the neo-cortex doesn't have the capacity for any feelings,
good or bad. Historically people have survived with brain
injuries to the sub-cortex and have totally lost the capacity
for any feeling. We can temporarily brain switch out of
our depression by functioning from the neo-cortex instead
of the sub-cortex and leave our painful feelings of depression
How do we brain switch? Neuroscience has demonstrated
that as an electrode can stimulate a part o the brain and
elicit a thought, so also can a particular thought elicit
neural activity in a particular part of the brain. The brain
is essentially a thought-thinking, feelings-feeling machine,
different thoughts directly accessing different parts of
the brain that contain different strategies that fund different
behaviors, feelings, concepts and emotions. The thoughts
we think, either thoughts we have chosen on purpose like
"I must remember the name of my new neighbor"
or thoughts that pop up automatically like "I am so
depressed", determine from which part of the brain
we function. To concentrate on any kind of neutral or positive
thought, even the thought row, row, row your boat, brain
shifts us immediately from the sub-cortex to the neo-cortex
because this is where we engage in verbal activity as opposed
to engaging in feelings. If we think a neutral thought long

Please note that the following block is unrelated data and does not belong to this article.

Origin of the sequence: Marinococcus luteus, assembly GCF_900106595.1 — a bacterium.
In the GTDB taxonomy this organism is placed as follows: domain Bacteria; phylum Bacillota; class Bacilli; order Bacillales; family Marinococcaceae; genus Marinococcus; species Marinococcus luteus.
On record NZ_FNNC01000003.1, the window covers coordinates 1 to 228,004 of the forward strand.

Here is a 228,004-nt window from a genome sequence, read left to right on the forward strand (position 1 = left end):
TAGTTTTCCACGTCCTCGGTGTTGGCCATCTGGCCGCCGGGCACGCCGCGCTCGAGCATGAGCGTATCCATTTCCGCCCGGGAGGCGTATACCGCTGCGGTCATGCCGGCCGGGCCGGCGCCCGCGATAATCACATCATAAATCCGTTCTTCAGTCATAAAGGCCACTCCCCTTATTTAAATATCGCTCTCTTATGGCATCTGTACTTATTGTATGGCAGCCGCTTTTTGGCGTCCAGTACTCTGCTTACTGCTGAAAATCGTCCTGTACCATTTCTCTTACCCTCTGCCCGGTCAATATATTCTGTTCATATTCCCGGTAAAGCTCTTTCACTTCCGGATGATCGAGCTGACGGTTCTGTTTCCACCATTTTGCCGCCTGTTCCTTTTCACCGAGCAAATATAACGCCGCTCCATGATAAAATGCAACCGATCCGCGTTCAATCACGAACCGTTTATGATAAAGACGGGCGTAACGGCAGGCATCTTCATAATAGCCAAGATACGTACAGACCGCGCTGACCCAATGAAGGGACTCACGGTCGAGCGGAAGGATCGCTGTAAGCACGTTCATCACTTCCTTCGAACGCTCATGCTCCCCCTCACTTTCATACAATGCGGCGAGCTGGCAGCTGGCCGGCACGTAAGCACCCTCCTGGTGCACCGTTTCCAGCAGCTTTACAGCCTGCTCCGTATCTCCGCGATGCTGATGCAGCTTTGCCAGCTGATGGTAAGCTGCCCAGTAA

enough we become cognitively discontinuous with our depression.
I thought depression was caused by an imbalance of chemicals
in the brain. Depression is really a mind trick. It's
a very complicated little trick. Of course if it weren't
so complicated it wouldn't have confused all the doctors
and psychiatrists for centuries. Because the mind can only
think one thought at a time, we have only one attention.
Since the pain of depression is so insistent, we give it
our one attention. And since all our feelings are located
in a separate part of the brain from our cognitive abilities,
we are temporarily disconnected from the totality of our
learning and experience. We feel lost, helpless and powerless
but in reality we are not helpless and powerless, it is
a mind trick. As for the chemical imbalance in the brain,
there are toxic chemical consequences to the brain of thinking
any stressful thought. It is anxious thoughts like "I'm
depressed" "I can't get out of bed" "Life
is terrible" which power up our chemical factory causing
the brain to turn out buckets of stress chemicals in the
brain called neural transmitters which cause the brain to
become more and more chemically imbalanced and the sub-cortex
sinks deeper and deeper into anxiety, panic and depression.
So tell me again, how is depression a choice? We
don't have to think a thought merely because it pops up
in our brain. Anxious thoughts are compelling by nature,
that is what makes our psychological defense system so efficient.
But nothing is actually forcing us to think them. We can
force ourselves to think neutral thoughts long enough for
the chemical factory to power down and the chemical balance
in the brain to right itself. This is what my book is about.
Directed Thinking re-engineers the brain away from it's
habitual depressive mind-set. This is my very message of
hope. Depression is not really a terrible illness. Depression
is a really terrible mind-set. We don't have to cure the
mind with drugs. We have to cure the set with Directed Thinking.
Directed Thinking creates new neuronal pathways in the brain
that we can take to get out of depression. Directed Thinking
shows us how to change our thinking patterns in order to
change our brain chemistry. The basic principle that allows
us to do this is the fact that as a human being we can only
think one thought at a time; and we can think any thought